Obesity Isn't Just a Matter of Weight


A team of German researchers has identified differences in metabolic health patterns across an obese population.

Researchers already know that obesity is often associated with elevated adipocytokine levels and systemic inflammation that creates endothelial dysfunction (ED) and atherosclerosis. However, some obese patients seem immune to metabolic syndrome (METS). Nevertheless, the current weight-based definitions of obesity don’t consider differences in metabolic health.

In order to identify differences in adipocytokine patterns across obese patients, a team of German researchers examined 20 healthy obese patients and 51 obese patients with METS and compared them to 21 post-bariatric surgery patients. The investigators assessed patients undergoing bariatric surgery at three, six, and 12 months after surgery and tracked systemic inflammatory markers, inflammatory adhesion molecules, and adipokines affecting endothelial function and endothelial dysfunction.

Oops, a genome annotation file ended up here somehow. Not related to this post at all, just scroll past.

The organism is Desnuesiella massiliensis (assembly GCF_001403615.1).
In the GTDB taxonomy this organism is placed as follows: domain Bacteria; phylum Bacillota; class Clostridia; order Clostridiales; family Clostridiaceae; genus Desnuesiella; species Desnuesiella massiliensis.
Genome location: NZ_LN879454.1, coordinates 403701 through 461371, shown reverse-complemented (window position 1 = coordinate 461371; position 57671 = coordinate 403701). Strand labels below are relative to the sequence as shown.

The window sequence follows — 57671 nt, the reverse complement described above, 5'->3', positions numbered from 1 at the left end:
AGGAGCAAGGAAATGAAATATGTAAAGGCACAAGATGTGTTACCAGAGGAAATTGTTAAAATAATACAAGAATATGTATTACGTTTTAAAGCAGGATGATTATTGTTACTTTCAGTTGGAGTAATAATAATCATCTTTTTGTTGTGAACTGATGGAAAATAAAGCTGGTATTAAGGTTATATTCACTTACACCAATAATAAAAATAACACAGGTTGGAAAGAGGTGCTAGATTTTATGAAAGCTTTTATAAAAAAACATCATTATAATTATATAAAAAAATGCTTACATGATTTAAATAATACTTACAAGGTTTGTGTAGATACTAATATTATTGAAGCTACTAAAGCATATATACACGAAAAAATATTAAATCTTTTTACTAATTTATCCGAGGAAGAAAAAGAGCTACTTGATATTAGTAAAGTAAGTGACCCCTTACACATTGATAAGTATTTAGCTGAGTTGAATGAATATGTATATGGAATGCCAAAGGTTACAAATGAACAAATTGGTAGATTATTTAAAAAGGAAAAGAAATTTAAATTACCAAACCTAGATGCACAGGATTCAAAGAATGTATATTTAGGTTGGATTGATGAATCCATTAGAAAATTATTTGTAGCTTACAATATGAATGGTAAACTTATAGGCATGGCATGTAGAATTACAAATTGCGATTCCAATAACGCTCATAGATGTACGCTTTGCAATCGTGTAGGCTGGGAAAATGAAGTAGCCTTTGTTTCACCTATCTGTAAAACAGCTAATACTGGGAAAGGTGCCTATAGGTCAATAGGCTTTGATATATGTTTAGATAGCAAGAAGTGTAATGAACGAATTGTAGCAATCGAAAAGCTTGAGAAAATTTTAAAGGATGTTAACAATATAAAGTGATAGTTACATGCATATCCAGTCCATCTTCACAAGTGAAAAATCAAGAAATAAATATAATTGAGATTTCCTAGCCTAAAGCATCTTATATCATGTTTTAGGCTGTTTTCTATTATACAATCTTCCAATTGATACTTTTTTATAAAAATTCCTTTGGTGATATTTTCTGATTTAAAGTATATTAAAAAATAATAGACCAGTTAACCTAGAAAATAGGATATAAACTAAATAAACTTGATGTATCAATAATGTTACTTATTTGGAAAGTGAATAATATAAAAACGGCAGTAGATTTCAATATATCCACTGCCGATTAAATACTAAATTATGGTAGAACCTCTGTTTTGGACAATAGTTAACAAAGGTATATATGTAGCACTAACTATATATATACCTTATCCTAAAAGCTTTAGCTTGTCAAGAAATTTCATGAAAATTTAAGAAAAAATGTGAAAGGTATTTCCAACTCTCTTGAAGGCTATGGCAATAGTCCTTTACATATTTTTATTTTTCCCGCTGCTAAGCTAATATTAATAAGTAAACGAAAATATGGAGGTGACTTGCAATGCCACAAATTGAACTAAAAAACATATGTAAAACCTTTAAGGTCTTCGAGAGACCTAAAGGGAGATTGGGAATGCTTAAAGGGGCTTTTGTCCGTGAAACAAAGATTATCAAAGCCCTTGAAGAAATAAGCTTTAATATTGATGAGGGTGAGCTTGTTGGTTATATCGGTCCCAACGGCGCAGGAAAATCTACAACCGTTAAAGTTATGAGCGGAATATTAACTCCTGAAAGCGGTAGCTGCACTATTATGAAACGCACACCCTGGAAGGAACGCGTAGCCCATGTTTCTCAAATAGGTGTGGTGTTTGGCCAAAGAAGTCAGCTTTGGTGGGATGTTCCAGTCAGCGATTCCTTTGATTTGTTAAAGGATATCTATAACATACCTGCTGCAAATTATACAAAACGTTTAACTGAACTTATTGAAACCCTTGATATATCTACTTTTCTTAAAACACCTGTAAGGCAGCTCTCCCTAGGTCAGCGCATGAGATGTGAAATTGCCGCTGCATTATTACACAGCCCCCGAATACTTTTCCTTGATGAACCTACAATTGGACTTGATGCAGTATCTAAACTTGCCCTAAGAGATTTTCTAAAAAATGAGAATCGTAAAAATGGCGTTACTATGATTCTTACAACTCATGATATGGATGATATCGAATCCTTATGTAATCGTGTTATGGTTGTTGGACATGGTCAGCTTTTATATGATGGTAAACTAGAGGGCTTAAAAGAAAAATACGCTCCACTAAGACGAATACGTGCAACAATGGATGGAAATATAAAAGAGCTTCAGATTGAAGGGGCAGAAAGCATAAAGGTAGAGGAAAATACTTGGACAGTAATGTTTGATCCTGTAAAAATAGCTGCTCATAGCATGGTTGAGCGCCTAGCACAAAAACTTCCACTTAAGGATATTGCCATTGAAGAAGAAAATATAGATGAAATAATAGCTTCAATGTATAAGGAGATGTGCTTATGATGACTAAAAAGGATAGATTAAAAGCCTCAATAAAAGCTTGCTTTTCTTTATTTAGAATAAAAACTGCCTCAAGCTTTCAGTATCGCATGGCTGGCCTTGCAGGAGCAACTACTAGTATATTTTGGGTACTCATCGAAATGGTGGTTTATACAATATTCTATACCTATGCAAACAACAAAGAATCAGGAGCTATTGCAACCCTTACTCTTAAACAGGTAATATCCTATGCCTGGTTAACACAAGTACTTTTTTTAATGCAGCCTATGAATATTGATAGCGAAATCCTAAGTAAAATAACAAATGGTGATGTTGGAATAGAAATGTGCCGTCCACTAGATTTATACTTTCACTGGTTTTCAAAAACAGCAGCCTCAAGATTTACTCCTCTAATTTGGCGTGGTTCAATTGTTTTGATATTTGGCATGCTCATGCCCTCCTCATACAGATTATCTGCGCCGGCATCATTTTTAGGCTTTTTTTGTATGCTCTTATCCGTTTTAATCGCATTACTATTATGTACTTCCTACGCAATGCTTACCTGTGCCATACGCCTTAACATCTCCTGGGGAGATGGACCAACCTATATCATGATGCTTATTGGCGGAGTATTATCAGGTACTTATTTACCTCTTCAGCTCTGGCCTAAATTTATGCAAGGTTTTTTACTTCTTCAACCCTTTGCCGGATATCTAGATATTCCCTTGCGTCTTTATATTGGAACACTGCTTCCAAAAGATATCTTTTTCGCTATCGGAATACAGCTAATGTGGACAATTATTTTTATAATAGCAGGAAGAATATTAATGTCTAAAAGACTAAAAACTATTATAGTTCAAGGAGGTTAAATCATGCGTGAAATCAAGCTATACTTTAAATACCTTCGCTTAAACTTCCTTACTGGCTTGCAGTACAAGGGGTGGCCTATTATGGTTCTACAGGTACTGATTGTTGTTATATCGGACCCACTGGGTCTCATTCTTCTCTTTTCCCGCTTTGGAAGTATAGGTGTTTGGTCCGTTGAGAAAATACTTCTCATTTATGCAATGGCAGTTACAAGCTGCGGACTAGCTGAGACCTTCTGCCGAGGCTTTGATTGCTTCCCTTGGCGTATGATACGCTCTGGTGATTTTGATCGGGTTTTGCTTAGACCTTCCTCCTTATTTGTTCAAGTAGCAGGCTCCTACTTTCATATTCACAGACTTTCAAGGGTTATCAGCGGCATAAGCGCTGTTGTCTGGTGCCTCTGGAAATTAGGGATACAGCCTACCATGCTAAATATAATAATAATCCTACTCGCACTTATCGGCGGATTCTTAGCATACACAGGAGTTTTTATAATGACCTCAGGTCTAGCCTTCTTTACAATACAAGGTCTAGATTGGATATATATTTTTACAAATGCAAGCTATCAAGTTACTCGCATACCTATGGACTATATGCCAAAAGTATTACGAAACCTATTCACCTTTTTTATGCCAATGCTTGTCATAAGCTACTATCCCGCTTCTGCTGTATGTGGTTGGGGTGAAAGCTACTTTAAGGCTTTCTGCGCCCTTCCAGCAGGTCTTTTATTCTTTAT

At the conclusion of the study, all of the post-bariatric surgery patients had improved ED, metabolism, adipokines, and anthropometric parameters. On the other hand, the metabolically healthy obese patients had less metabolic impairment and less vascular inflammation than post-bariatric surgery patients, though there were no differences in clinical endothelial dysfunction between those groups.

The post-bariatric surgery patients had superior metabolic improvements compared to the metabolically healthy obese individuals. Additionally, their anthropometric and metabolic parameters — including fasting glucose and insulin levels — had greater improvements compared to the same parameters in the metabolically healthy obese individuals. Post-bariatric surgery patients also had C-reactive protein levels that were 50 percent lower than those recorded in the metabolically healthy obese individuals.

Although the study was small, it contributed to a growing body of evidence that shows all obesity isn’t the same. The researchers concluded that “candidates undergoing bariatric surgery are likely to benefit more if, in addition to the full set of the metabolic syndrome, systemic inflammation and ED are present.”

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